From September, the Singapore government plans to allow quarantine-free travel for those who are fully vaccinated against COVID-19, as 80% of Singapore’s population is expected to be vaccinated by then.

According to Finance Minister Lawrence Wong, Singapore would establish travel corridors with countries or regions where COVID-19 is under control, and those who have been fully vaccinated may not be required to quarantine or may be allowed to isolate at home.

Wong said, “While other countries may have come to terms with a certain level of Covid-19 cases and even deaths, this is not the choice we want to make in Singapore.” He added, “Waiting for 100 per cent population to get vaccinated would mean holding back the entire reopening timeline until much later in the year, which is not tenable.”

In early August, when two-thirds of the city-population will be fully immunised, the city-state will consider easing restrictions.

“The easing will be differentiated and extended to only vaccinated persons, because they are much better protected against the effects of the virus,” Wong said. “If you want to go out to dine in the restaurant or workout in the gym, you have to be fully vaccinated.”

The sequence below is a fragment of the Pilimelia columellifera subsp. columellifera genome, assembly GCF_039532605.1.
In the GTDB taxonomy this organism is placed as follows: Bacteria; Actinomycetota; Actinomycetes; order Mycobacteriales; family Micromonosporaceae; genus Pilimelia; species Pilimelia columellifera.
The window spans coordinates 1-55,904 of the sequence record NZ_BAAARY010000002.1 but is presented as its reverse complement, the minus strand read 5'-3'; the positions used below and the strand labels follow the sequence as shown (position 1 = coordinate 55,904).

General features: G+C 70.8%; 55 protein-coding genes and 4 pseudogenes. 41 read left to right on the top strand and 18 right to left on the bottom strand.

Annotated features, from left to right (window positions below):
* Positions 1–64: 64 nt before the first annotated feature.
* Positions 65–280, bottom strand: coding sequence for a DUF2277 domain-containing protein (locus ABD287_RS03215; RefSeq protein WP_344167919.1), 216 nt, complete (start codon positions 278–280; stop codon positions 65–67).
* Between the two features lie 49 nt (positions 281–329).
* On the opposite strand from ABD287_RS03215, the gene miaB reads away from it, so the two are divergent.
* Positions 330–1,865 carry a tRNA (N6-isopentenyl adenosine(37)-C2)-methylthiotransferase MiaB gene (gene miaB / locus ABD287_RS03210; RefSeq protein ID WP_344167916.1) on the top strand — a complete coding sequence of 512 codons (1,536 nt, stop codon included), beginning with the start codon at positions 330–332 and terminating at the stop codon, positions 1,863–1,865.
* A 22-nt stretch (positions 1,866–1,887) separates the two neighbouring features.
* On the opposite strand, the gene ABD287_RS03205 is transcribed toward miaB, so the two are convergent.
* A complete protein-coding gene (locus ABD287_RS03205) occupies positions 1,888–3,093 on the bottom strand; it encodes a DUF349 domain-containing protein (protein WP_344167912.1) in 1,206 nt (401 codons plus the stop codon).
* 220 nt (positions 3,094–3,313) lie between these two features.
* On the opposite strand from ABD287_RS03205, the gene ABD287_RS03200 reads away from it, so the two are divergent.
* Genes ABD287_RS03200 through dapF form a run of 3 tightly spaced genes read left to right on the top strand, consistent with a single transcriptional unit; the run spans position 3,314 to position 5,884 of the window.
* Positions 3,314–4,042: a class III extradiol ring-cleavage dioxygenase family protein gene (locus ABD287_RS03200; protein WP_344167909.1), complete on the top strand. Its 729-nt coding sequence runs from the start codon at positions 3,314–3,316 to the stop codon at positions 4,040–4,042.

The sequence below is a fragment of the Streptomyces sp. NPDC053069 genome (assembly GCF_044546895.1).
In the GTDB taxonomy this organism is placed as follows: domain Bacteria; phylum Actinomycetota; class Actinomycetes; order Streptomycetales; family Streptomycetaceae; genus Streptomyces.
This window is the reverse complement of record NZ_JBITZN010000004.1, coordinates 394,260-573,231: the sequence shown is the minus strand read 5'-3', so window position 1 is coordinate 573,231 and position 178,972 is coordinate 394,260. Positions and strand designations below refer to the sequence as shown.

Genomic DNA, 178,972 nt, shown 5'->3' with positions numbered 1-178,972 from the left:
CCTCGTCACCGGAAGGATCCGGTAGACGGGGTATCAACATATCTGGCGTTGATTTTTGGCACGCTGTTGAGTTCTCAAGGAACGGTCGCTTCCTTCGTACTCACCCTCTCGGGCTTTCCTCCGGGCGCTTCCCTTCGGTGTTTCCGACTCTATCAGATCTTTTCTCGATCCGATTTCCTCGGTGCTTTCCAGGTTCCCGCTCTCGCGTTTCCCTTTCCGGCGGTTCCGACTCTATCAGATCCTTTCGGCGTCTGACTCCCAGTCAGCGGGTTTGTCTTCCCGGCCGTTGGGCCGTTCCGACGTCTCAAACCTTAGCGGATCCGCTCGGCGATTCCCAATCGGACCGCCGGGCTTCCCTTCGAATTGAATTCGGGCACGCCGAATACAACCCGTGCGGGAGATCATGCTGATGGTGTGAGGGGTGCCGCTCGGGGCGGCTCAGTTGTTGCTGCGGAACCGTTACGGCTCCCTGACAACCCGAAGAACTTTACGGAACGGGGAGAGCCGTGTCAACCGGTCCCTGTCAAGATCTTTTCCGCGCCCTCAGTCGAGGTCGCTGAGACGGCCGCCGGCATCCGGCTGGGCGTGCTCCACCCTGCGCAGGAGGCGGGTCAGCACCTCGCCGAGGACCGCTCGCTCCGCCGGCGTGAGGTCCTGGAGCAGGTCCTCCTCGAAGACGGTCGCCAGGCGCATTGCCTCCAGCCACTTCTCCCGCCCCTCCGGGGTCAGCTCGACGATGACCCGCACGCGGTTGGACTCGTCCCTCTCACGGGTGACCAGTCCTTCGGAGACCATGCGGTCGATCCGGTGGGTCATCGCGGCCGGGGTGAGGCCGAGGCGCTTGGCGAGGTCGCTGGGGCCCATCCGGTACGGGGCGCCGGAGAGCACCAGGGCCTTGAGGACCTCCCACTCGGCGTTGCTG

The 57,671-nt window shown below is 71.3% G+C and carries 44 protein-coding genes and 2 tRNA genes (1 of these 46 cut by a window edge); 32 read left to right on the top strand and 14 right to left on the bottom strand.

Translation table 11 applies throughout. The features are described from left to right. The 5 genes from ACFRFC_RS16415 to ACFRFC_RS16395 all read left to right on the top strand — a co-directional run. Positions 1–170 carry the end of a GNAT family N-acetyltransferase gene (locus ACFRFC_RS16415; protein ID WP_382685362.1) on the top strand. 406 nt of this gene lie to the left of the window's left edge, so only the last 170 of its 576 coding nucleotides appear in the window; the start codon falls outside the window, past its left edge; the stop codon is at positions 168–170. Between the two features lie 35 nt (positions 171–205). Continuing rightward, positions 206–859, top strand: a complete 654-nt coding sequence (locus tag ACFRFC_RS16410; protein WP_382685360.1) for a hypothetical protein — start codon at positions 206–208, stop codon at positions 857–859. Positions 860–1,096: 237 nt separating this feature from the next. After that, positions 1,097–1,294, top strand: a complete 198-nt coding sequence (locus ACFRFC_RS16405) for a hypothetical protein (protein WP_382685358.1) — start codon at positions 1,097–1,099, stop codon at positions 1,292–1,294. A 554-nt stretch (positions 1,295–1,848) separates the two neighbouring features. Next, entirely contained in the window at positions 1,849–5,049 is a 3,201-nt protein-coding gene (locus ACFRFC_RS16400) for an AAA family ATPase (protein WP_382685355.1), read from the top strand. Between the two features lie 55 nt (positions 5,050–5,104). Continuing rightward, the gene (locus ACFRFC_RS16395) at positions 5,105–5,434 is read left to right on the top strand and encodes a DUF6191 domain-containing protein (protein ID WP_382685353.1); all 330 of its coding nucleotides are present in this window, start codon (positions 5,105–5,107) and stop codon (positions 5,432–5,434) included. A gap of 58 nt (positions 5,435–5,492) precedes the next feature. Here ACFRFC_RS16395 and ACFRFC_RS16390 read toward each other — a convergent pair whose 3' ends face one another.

Following an increase in infections, the country tightened social curbs last week, including suspending restaurant dining and barring gatherings of more than two people for a month.

Countries with advanced vaccination campaigns are focusing on preventing death and serious diseases through vaccination as they prepare to live with COVID-19 as an endemic disease. Even so, Singapore may not be able to eliminate all of its social distancing measures. For example, it may eliminate the mask requirement for outdoor use but require people to wear them indoors in a confined space, Wong said.

Pfizer-BioNTech (PFE.N), (22UAy.DE), and Moderna (MRNA.O) vaccinations have been administered to more than half of the country. According to a Reuters tracker, Singapore has immunised over 75% of its 5.7 million inhabitants with at least one dosage, the world’s second-highest rate behind the United Arab Emirates.

Singapore had 1,537 active cases as of July 25, with 12 cases requiring oxygen and two patients in severe condition in the intensive care unit (ICU). None of the 14 cases have received a full vaccination.


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